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Inside The Most Deadly Generation Of Heroin

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Craig Boudreau Vice Reporter
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Heroin is claiming more victims and reaching new levels of deadly potency with the introduction of a variant called fentanyl.

The Center for Disease Control and Prevention (CDC) data shows that use of heroin among 18-25 year olds has doubled in the past decade. Between 2002 through 2008, heroin addiction rates hovered around one person for every 100,000 people, but starting in 2009, those numbers have rised.

In 2009, the rate shot up to 1.6 per 100,000, and by 2013 — the last year on record — it had doubled from the 2002 rate to two per 100,000. The CDC notes that those who are addicted to opioid medications are 40 times more likely to become addicted to heroin.

Even more astonishing are the rates of heroin overdoses resulting in death. CDC data shows that in 2002 .7 per 100,000 people were dying from heroin overdoses. By 2013, that rate had nearly quadrupled to 2.7 per 100,000 people.

Worse yet, DEA data also shows a precipitous decline in the price of a “pure” gram of heroin. In 1981, a gram cost roughly $3,250, but by 2012 the price had plummeted to roughly $500 per gram. This, in large part, is due to Mexican drug cartels flooding the market. The DEA also notes that heroin, once considered a drug for those in urban areas, has spread its appeal to more suburban localities

One of the reasons for the spike in heroin-related deaths has to do with a powerful drug called fentanyl.

Fentanyl is an opioid painkiller 100 times more potent than morphine. A more powerful version called “carfentanil,” is used to “immobilize certain large animals,” like elephants, by veterinarians and is 10,000 times more potent than morphine, and 100 times more potent than regular fentanyl.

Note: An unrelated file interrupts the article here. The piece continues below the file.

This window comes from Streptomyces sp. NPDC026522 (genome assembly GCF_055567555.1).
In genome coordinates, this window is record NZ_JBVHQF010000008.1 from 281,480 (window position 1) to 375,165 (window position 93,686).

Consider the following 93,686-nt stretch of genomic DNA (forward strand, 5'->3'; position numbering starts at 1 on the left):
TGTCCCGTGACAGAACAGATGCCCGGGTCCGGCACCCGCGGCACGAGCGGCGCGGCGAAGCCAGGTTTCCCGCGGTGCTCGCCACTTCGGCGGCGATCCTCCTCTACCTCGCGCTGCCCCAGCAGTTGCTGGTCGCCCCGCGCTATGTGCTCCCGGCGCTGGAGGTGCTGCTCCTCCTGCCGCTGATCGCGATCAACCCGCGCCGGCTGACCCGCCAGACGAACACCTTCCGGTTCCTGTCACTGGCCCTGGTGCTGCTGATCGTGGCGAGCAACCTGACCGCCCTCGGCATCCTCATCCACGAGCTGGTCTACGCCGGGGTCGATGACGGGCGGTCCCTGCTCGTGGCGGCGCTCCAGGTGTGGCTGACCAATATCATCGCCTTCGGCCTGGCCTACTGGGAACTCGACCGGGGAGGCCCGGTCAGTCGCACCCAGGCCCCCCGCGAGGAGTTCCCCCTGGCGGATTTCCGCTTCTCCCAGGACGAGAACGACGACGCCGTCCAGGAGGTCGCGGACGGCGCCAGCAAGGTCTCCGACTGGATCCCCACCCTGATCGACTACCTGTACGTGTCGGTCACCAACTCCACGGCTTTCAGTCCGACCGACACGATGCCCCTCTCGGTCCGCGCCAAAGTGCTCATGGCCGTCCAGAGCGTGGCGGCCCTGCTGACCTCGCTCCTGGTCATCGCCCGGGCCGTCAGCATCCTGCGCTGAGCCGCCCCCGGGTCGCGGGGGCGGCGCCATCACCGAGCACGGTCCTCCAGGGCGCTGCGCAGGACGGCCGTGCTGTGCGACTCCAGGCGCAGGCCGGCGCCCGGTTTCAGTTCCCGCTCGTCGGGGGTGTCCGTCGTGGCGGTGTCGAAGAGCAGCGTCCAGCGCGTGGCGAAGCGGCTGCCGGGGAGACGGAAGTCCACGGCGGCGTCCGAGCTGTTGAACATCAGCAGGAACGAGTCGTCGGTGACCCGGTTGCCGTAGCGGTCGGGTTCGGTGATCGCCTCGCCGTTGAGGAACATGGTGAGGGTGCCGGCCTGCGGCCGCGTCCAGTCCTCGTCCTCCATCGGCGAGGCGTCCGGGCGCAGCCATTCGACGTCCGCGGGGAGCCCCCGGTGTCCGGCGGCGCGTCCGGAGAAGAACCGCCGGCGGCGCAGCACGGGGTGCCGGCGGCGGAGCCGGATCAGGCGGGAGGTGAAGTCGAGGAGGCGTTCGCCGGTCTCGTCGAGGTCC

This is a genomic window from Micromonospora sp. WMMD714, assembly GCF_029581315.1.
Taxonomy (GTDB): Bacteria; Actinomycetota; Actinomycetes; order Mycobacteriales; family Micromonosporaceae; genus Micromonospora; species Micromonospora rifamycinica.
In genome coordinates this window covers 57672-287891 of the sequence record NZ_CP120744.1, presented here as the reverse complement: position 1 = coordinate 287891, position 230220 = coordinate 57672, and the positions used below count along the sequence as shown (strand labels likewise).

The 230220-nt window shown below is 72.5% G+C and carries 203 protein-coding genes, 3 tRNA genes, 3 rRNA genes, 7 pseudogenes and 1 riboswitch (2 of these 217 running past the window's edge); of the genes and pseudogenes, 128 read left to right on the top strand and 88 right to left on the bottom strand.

Fentanyl is so powerful, it is dosed out in micrograms, not milligrams. For reference, one microgram is equal to .0001 milligrams. Initially it was used as an anesthetic and to treat those suffering pain associated with cancer, but it is now sometimes prescribed for those with “chronic pain.”

A West Virginia county just had 26 heroin overdoses in under five hours, and fentanyl is suspected to have been laced into the heroin. Fentanyl-laced heroin is also suspected in Vermont, where 10 people overdosed in one weekend.

Another potential reason for the spike in heroin use is the legalization of marijuana in certain states. Once marijuana became legalized in these states, the marijuana business in Mexico took a massive hit, Esquire reported in an Aug. 9 article. Mexican cartels who dealt in marijuana took a 40 percent hit to their bottom line, and fields that once grew the plant are now barren. As opposed to absorbing the loss, the cartels simply increased sales of a different drug: heroin.

Jeannie Richards is founder and president of a heroin and opiate prevention and education group called Bryan’s Hope. She says a big reason for the heroin scourge is overprescription of opioids from doctors.

“The problem has been doctors overprescribing and people are abusing,” Richards told The Daily Caller News Foundation. “Once that supply runs out, and they are now physically addicted, they will seek street heroin because it is chemically the same drug.”

Richards also thinks we need a new system to track real-time prescriptions.

“Change the prescription drug monitoring data to record real-time and make doctors and pharmacists use it each time a prescription is filled,” Richards said. She also thinks we need to “educate doctors about not overprescribing. “”Most people won’t tell you they have a problem because of the shame until the problem is so far gone,” Richards continued. “Silence is allowing the crisis to go from epidemic to pandemic,” said Richards.

 CNN’s chief medical correspondent, Sanjay Gupta, agrees. “Most of the blame [for the opioid epidemic], however, belongs on the shoulders of the American doctors themselves,” Gupta wrote in a June article. “We didn’t ask enough questions. We accepted flimsy scientific data as gospel and preached it to our patients in a chamber that echoed loudly for decades.”
The rise in heroin use could also be attributed to U.S. legislation, according to Angela Me, chief researcher for the United Nation’s 2016 World Drug Report,  in a June interview with Russia Today.

Legendary seven-time Grammy Award winning musician Prince died from an accidental overdose of painkillers laced with fentanyl.

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